Businessweek has an interesting story about corporations that are trying to engage in “social responsibility” in order to stay competitive:
Take Sewell Avant. The 25-year-old senior procurement analyst graduated from the Georgia Institute of Technology in 2002. During college, he cleaned churches and did regular social projects with fraternity brothers. Now he’s carrying on that tradition at Home Depot. He took a day off, without pay, to help mix concrete at the playground project in Marietta. His entire department will do more kiddie-park construction on a weekend in August. For Avant, volunteering adds meaning to his day-to-day job. “Employees are trying to marry their work and nonwork lives. If the company gives them a chance to do that, then they’re happier,” says C.B. Bhattacharya, associate professor of marketing at Boston University’s School of Management.
That’s why younger companies are baking the social responsibility concept into their culture — and demanding investors accept the cost. Costco Wholesale Corp. has long offered generous compensation to its workers, to the scorn of Wall Street and the detriment of its stock price. In the 1980s, networking giant Cisco Systems Inc. opened its first office in East Palo Alto, Calif., a run-down neighborhood amid the prosperity of Silicon Valley. Cisco Chairman John Morgridge worked as “principal for the day” at a school next door. “We’re in business to get results. This is just a different currency,” says Tae Yoo, Cisco’s vice-president for corporate affairs.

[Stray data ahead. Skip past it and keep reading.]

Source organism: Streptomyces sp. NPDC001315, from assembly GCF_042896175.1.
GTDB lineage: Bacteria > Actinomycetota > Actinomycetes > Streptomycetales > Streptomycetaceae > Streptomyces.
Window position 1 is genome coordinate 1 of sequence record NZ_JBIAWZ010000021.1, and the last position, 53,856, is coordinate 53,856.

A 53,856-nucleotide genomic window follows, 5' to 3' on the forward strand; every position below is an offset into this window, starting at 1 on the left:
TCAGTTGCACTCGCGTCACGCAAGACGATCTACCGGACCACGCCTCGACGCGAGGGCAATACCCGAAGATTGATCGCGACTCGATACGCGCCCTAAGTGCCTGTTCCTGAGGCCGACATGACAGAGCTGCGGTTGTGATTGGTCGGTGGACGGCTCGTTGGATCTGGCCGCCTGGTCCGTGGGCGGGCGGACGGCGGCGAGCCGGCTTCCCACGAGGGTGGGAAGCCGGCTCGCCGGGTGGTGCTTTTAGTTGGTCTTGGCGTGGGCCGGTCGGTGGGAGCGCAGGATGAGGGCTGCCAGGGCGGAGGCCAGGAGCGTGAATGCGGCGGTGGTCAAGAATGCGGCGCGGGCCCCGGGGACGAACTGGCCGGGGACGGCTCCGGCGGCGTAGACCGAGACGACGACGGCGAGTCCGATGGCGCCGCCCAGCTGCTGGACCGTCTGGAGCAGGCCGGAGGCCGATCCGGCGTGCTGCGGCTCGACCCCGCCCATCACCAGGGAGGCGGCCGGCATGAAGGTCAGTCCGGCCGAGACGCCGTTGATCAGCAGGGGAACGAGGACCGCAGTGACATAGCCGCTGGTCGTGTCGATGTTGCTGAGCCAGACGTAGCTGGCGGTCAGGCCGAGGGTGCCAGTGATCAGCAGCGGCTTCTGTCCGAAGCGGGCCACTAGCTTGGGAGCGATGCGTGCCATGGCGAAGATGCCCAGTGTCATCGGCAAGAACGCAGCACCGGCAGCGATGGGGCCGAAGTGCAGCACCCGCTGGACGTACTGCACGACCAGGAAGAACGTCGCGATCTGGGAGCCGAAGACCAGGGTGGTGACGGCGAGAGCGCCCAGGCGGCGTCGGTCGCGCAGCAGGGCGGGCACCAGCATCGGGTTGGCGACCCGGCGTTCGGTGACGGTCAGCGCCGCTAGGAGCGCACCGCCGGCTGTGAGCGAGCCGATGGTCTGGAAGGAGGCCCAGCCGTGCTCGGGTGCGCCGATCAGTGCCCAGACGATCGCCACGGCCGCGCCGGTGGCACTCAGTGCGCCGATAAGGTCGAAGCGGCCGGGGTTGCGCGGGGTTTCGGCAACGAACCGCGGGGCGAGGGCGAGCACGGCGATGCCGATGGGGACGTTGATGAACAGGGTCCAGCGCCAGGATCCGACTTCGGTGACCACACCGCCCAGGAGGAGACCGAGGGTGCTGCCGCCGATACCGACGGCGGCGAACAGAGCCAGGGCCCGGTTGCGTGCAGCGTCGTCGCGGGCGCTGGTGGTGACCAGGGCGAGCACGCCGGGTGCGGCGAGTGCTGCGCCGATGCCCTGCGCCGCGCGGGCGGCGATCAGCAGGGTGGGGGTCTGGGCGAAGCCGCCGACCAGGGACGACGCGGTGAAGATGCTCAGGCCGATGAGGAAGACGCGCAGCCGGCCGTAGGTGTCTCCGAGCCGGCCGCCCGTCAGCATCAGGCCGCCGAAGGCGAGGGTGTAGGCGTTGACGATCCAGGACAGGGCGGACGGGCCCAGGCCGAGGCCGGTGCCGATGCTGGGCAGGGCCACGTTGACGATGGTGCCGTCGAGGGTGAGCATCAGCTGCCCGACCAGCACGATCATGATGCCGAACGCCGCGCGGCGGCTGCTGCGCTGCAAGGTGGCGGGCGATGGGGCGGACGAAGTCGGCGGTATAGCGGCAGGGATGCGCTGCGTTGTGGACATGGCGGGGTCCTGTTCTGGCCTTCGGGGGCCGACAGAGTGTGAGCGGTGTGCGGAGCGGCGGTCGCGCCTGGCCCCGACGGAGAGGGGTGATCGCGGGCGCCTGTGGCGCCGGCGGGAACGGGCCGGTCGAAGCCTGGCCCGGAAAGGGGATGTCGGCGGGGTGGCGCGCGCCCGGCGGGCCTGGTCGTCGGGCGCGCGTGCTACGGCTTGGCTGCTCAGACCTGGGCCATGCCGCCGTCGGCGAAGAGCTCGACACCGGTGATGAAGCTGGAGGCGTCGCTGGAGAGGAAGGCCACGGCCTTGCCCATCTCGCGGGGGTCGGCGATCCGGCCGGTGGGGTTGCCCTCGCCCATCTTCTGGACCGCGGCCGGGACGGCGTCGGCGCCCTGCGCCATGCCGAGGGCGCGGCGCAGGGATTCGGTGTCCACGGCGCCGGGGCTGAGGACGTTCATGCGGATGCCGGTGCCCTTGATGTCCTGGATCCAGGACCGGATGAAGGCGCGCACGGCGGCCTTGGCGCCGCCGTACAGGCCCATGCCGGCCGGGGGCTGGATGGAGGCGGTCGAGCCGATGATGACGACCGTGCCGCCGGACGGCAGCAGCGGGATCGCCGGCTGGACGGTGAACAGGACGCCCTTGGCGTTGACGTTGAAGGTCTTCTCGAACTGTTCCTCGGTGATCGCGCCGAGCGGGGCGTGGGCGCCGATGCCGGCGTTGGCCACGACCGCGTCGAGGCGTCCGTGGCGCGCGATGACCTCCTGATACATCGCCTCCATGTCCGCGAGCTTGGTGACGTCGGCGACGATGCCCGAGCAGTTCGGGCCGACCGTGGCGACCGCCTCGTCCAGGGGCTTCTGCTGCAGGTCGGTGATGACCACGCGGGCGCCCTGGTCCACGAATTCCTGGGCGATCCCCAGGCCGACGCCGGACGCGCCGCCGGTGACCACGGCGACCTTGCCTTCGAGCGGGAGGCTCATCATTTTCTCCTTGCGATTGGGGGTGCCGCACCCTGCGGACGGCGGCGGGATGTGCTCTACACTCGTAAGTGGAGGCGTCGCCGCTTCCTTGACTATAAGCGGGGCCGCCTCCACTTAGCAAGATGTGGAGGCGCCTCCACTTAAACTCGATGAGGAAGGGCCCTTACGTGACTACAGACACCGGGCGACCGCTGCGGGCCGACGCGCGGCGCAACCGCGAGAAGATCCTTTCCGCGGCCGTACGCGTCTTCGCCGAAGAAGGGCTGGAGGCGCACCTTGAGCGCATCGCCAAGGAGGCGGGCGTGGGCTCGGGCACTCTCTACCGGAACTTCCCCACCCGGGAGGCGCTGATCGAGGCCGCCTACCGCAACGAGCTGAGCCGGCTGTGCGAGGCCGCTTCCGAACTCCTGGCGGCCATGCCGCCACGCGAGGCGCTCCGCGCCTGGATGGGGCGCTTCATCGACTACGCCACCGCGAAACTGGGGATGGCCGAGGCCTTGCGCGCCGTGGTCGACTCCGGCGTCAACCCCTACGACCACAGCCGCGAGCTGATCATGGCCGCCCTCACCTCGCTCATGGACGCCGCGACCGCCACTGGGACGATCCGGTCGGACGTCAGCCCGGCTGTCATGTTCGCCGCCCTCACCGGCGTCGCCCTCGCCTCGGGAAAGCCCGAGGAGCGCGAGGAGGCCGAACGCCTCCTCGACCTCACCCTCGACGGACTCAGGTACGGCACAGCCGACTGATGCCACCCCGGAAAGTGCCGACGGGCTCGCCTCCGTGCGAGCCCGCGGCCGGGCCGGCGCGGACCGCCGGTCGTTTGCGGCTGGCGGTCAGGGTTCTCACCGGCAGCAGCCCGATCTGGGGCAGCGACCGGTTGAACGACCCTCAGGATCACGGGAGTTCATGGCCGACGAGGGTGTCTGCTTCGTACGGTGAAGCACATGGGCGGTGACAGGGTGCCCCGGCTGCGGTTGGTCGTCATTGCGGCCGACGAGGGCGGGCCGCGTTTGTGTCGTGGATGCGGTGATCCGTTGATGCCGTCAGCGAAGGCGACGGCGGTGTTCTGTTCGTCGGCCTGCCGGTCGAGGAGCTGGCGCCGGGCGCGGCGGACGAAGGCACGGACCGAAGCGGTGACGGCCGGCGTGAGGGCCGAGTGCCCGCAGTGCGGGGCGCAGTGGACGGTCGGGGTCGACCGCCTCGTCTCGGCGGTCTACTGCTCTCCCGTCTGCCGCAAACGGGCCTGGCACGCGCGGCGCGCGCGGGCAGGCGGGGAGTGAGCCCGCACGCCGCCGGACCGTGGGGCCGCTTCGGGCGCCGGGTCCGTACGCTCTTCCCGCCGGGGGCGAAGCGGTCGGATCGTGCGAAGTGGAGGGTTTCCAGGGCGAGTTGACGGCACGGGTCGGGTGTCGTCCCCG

Interesting, though it seems unlikely that the “social responsibility” trend will spread too far. Not so long as Wall Street continues to punish any sort of behavior that deviates from profit-maximization. A few rogue CEOs here and there, like Costco’s James Sinegal, will have the nerve—and ability—to buck the stock market, but they seem the exception rather than the rule. From a political point of view, meanwhile, some corporations may be getting antsy at the fact that most voters—including many conservative voters—increasingly distrust the power of large corporations, and that fear could spark an outburst of “social responsibility.” But in truth, business interests have very little to fear from a political backlash—not so long as they have Congress by the thumbs.
And at most, consumer activists can only train their attention on a small subset of corporations at any given time; so the relatively few companies under fire, like Nike and, perhaps someday, Wal-Mart, may clean up their practices in order to sidle out of the spotlight, but I’m not sure that all adds up to a growing trend. That’s not to disparage the companies that are becoming kinder and gentler; it’s just to say that it seems very unlikely that corporations will do something that can conflict with their bottom line for largely haphazard reasons.